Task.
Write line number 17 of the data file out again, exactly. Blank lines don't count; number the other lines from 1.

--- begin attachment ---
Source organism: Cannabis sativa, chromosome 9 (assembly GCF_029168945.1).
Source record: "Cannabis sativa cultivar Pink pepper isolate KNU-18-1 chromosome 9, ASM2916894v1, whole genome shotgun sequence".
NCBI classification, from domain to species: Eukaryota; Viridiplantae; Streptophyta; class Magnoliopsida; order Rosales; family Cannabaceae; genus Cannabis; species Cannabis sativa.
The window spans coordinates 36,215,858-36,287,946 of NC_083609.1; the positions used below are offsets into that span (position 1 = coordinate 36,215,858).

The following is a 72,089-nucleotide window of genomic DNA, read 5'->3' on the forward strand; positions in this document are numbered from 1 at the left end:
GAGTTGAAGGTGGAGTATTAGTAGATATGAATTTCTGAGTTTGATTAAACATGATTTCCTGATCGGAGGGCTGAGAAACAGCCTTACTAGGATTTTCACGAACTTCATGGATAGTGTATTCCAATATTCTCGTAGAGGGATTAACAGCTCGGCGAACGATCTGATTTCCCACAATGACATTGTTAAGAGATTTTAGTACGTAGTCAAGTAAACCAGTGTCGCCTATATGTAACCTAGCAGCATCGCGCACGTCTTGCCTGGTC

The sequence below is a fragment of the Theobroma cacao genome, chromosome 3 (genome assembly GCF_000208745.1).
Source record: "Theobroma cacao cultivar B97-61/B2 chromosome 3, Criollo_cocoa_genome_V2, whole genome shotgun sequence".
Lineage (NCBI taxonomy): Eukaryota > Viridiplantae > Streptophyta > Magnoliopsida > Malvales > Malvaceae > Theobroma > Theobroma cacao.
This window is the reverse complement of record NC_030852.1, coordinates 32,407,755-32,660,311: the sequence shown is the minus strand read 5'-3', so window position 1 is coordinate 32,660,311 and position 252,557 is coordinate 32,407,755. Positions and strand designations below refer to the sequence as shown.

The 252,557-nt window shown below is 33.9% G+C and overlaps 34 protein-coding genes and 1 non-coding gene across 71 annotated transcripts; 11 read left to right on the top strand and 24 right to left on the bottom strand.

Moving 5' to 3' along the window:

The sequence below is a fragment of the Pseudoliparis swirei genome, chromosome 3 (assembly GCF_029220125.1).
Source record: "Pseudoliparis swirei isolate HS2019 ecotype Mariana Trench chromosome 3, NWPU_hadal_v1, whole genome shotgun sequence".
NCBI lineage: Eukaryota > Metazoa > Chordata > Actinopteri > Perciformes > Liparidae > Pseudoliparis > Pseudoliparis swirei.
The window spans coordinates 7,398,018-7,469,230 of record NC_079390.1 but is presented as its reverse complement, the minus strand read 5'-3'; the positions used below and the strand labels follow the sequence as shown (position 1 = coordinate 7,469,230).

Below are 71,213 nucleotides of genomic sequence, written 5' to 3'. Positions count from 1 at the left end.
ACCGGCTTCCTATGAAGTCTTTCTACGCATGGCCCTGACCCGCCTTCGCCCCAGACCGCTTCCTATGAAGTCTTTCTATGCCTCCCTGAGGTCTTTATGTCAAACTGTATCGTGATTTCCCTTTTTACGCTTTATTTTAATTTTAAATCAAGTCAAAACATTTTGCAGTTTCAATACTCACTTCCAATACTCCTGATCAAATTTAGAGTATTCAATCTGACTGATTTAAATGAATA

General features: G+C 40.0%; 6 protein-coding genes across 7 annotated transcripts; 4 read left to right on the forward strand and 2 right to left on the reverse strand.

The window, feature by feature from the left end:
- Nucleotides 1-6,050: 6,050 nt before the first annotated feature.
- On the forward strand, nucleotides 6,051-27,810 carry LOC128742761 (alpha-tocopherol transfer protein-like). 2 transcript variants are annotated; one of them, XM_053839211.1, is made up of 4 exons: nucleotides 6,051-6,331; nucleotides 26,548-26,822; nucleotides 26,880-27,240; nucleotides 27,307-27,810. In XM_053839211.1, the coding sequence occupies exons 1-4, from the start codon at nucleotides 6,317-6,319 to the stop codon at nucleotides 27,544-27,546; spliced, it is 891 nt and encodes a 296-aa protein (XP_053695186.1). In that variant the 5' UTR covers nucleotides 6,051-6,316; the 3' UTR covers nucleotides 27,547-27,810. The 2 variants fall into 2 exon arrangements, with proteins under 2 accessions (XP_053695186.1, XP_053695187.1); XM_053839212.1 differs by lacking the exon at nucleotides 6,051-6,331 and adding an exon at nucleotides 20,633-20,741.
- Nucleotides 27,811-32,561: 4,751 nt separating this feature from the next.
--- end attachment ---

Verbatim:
Below are 71,213 nucleotides of genomic sequence, written 5' to 3'. Positions count from 1 at the left end.